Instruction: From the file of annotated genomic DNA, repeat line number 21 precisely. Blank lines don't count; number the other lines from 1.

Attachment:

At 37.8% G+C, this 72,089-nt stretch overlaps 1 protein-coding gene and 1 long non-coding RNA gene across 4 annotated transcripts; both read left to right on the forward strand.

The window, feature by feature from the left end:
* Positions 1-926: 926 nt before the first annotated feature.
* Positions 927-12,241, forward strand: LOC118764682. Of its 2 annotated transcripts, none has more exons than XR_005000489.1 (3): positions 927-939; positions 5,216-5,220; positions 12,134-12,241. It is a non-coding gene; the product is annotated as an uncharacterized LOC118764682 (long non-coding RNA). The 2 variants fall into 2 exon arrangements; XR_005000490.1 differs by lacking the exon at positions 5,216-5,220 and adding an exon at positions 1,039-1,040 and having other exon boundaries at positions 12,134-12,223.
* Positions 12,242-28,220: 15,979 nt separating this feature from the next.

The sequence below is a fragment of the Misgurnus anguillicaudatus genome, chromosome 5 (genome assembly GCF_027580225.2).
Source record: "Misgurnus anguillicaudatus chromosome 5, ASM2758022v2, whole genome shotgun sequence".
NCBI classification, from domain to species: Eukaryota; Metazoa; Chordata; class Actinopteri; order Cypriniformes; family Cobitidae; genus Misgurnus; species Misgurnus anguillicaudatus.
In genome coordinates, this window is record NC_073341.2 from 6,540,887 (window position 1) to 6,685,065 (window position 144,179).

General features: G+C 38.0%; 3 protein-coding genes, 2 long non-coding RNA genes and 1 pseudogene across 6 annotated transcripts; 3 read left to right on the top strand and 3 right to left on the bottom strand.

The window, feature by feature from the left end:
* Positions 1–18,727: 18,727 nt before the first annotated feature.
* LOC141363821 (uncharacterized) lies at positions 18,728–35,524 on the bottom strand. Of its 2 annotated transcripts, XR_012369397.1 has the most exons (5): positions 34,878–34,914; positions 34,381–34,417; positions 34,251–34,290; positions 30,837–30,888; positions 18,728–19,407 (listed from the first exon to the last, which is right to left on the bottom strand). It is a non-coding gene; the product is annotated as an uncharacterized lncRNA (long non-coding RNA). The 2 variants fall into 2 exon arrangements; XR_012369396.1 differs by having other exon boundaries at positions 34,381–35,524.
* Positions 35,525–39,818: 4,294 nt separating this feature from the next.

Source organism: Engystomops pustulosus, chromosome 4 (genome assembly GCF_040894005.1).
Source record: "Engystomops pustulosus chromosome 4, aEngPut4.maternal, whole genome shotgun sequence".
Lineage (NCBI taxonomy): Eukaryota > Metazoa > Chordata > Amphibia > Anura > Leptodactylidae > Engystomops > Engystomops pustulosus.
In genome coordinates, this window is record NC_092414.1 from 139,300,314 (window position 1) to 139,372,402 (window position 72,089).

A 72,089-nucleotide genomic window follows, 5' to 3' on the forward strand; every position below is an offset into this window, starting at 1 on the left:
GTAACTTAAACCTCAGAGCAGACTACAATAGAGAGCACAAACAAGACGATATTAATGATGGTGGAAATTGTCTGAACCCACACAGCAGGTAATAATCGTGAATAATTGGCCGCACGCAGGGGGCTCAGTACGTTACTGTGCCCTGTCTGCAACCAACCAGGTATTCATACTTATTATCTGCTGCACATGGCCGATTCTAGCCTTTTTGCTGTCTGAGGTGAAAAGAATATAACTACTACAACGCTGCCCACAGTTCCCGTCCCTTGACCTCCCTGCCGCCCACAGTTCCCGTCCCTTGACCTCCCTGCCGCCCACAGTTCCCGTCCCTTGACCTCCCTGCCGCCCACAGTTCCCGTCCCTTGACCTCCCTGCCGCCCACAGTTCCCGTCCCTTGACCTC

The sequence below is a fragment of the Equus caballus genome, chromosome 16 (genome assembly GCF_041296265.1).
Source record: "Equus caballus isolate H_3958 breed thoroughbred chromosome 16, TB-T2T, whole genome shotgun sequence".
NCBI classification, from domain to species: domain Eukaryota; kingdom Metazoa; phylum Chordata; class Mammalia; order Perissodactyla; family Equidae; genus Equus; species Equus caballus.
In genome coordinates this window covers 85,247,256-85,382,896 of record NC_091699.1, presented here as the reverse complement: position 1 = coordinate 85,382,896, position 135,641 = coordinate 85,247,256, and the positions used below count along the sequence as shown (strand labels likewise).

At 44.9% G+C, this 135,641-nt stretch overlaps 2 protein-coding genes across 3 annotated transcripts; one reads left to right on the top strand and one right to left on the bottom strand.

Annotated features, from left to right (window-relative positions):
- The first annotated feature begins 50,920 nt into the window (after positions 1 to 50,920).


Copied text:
The sequence below is a fragment of the Equus caballus genome, chromosome 16 (genome assembly GCF_041296265.1).